Saturday, September 25, 2010

Open Ended Projects and Creativity

Yesterday, I worked with the kids on an art project that had specific directions, but could be creative. I didn’t come up with the idea. Since this week’s theme was fall colors, the kids had to take five foam shapes, one of each color and glue them to construction paper. After they glued the shapes, they were aloud to draw with markers.

At first, the kids avoided the art table and only came over when another teacher sent them. I tried to get them involved in the activity, but they were bored and I understood why. I felt I had to hold the shapes container so that they wouldn’t take more than five and one of each color. I didn’t want to have to keep telling them, “no, only take one” or, “you have to use all five colors.” I preferred to have a more open ended approach where there was maybe one condition. I might say that they should use all five colors, but it wouldn’t bother me if they decided not to. As long as they were creating something, making choices about where they wanted to place things and which colors they wanted to use it was fine with me.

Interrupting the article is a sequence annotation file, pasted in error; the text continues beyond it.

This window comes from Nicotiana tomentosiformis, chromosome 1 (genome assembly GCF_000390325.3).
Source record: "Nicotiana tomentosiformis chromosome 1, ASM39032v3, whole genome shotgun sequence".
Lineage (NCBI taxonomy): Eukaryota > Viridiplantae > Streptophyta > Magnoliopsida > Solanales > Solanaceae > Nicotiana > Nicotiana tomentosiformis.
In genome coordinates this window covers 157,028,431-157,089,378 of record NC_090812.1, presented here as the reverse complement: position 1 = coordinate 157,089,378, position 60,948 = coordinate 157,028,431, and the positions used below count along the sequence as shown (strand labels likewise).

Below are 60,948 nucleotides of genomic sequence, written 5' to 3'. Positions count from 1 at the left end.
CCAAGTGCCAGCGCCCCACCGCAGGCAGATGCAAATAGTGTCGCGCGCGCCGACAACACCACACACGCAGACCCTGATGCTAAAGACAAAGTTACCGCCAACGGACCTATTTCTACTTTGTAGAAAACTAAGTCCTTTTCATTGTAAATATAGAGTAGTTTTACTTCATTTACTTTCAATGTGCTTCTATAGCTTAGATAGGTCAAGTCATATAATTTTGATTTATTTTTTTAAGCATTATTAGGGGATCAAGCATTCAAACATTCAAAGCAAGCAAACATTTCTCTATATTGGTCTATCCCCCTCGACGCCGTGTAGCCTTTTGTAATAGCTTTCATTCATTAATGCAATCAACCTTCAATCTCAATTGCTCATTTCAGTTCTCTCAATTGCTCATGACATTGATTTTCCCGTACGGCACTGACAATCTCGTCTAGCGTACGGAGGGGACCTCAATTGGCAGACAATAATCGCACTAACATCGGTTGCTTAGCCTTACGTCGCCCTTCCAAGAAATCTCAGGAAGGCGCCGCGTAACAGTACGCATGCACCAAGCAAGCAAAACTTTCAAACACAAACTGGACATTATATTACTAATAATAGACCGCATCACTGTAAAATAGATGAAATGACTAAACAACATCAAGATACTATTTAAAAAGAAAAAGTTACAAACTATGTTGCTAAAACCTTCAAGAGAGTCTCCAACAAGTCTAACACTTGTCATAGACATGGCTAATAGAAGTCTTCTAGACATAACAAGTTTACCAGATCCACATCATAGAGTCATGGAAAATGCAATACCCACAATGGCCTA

With the first few kids that came over, I had them follow the directions. When I’d ask them what they made or to tell me about their picture, they were so disinterested. They said they made something but they didn’t know what it was or they were done after gluing the five pieces. They weren’t interested in drawing at all unless they didn’t want to glue.

When the next group of kids came over, I decided that I’d try my open ended approach to see if they’d be more excited about this project. First, I gave them the five pieces, but when they were done, I asked if they’d like more and put the container between them. I told them to use whatever shapes and colors they liked. They started to have fun gluing shapes and using more glue than was necessary. They started naming their creations. One boy called his a beaver and was pointing out where his head, eyes and tail were. The other boy was calling his a race track and talking about engines, a caboose and the door that you went through to get on to the track. I think it was a cross between a train track and race track, but it was creative anyway. I was glad they were having fun at the art table! With kids, less direction leads to a lot more learning and creativity.

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